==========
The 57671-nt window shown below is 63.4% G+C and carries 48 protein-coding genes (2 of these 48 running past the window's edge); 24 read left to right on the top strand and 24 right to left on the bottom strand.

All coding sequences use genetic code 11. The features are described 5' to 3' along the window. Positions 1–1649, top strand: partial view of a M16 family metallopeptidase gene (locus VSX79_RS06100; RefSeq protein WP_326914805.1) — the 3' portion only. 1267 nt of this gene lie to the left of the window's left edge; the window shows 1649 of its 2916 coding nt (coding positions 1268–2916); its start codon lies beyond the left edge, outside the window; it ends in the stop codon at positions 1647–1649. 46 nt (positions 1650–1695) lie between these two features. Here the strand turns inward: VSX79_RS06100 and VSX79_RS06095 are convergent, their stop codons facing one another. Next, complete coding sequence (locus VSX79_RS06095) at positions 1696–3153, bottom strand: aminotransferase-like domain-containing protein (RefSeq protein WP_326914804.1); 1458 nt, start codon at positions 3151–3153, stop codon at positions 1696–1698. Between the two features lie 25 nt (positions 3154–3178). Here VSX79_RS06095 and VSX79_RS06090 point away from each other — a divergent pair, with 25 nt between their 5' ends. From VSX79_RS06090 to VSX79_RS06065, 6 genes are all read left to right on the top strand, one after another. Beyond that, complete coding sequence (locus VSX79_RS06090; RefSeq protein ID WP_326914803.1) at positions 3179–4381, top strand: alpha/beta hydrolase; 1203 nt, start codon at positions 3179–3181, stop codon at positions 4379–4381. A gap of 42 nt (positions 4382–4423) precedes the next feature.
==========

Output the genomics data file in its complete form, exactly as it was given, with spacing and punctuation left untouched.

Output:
The 57671-nt window shown below is 63.4% G+C and carries 48 protein-coding genes (2 of these 48 running past the window's edge); 24 read left to right on the top strand and 24 right to left on the bottom strand.

All coding sequences use genetic code 11. The features are described 5' to 3' along the window. Positions 1–1649, top strand: partial view of a M16 family metallopeptidase gene (locus VSX79_RS06100; RefSeq protein WP_326914805.1) — the 3' portion only. 1267 nt of this gene lie to the left of the window's left edge; the window shows 1649 of its 2916 coding nt (coding positions 1268–2916); its start codon lies beyond the left edge, outside the window; it ends in the stop codon at positions 1647–1649. 46 nt (positions 1650–1695) lie between these two features. Here the strand turns inward: VSX79_RS06100 and VSX79_RS06095 are convergent, their stop codons facing one another. Next, complete coding sequence (locus VSX79_RS06095) at positions 1696–3153, bottom strand: aminotransferase-like domain-containing protein (RefSeq protein WP_326914804.1); 1458 nt, start codon at positions 3151–3153, stop codon at positions 1696–1698. Between the two features lie 25 nt (positions 3154–3178). Here VSX79_RS06095 and VSX79_RS06090 point away from each other — a divergent pair, with 25 nt between their 5' ends. From VSX79_RS06090 to VSX79_RS06065, 6 genes are all read left to right on the top strand, one after another. Beyond that, complete coding sequence (locus VSX79_RS06090; RefSeq protein ID WP_326914803.1) at positions 3179–4381, top strand: alpha/beta hydrolase; 1203 nt, start codon at positions 3179–3181, stop codon at positions 4379–4381. A gap of 42 nt (positions 4382–4423) precedes the next feature.